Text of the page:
Wide-ranging emotions were felt by staff during and after the fire. Sadness and grief over loss, stress from heavy workloads, happiness witnessing plants and animals coming back, and excitement over the opportunity to learn about post-fire ecology under a new climate. Parks are workplaces, and we can acknowledge that the changes that happen in them impact the people working in them on deep levels. The personal experiences of people working in the park and the challenges they have faced were described here to shed light on the human aspects of conservation.

The MLP developed the Image Analysis Toolkit (IAT) which is custom software that allows anyone the ability to quantify the landscape changes visible in image pairs. It is easy to use and available free to anyone to analyze MLP images or images of their own (Link to IAT).

A selection of 5 image sets from WLNP were classified using IAT and machine learning software being developed by MLP research assistants.

Third-View Image Galleries

Explore a selection of third view image sets from Waterton Lakes National Park. The historic images were taken by various surveyors between 1913 and 1915. The pre-fire images from 2004 and post-fire from 2019 were taken by MLP researchers.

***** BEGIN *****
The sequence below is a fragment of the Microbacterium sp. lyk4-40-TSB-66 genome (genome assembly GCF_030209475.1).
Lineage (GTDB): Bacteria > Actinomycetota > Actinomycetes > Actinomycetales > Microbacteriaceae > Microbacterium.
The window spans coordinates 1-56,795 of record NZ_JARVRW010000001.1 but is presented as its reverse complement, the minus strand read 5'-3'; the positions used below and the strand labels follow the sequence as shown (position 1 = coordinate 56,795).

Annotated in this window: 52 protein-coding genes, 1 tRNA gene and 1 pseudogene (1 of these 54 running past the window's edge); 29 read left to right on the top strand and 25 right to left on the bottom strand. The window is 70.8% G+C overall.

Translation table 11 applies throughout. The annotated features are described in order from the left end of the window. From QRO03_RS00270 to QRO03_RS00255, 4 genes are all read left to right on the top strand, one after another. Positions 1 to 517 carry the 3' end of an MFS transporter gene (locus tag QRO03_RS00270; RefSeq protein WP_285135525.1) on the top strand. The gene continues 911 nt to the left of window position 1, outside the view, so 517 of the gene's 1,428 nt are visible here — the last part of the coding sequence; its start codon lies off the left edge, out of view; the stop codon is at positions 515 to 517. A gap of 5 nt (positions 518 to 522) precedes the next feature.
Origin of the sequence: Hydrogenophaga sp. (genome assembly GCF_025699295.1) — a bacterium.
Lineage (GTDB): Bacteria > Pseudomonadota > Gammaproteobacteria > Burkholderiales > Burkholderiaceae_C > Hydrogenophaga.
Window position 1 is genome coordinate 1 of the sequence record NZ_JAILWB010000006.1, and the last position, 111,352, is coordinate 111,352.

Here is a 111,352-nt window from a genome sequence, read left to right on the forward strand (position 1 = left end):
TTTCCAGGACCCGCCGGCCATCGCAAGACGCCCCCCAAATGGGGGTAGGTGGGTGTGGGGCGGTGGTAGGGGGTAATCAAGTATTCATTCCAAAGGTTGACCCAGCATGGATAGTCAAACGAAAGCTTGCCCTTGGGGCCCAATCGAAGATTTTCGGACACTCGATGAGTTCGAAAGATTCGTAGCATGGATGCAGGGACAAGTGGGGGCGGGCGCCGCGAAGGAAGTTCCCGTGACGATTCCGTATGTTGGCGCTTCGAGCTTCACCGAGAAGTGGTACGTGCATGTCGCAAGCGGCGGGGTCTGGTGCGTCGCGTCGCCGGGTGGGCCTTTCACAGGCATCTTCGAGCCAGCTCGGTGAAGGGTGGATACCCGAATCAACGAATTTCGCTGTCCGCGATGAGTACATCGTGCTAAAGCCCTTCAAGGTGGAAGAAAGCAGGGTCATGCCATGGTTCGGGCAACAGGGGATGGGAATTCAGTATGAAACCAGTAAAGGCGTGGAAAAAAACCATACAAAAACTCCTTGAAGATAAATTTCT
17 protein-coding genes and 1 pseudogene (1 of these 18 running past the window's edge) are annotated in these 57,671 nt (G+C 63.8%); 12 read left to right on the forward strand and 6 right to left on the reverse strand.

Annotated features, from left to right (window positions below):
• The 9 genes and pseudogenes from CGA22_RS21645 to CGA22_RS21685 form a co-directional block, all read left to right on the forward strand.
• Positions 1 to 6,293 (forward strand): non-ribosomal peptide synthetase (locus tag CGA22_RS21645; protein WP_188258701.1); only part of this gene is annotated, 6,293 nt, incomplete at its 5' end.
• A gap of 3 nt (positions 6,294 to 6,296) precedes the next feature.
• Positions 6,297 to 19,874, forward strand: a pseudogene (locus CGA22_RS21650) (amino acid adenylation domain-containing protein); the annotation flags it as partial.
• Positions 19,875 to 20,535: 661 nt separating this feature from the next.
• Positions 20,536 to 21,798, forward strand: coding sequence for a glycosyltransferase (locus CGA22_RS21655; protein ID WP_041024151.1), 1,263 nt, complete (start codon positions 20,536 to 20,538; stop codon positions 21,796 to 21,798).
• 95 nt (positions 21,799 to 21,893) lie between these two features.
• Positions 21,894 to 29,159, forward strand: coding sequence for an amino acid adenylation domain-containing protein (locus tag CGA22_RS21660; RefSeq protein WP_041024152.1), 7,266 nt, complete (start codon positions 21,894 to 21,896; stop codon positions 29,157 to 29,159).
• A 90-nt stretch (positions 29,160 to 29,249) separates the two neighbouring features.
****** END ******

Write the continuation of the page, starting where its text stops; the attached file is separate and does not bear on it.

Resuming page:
To get a deeper look at the collection check out the Mountain Legacy Project Explorer.

Lakeview 1


Crandell 1


Blakiston Shoulder
Avion Ridge
Lost Mt.


Cameron Bend
Blakiston Mouth

Project Researchers

Cassandra Buunk

Cassandra Buunk

MA 2021 - School of Environmental Studies

Cassandra’s thesis research centers around interviews she conducted with Parks Canada staff in Waterton Lakes National Park to understand their experience with the Kenow wildfire and how they are grappling with major disturbance events in the context of global change.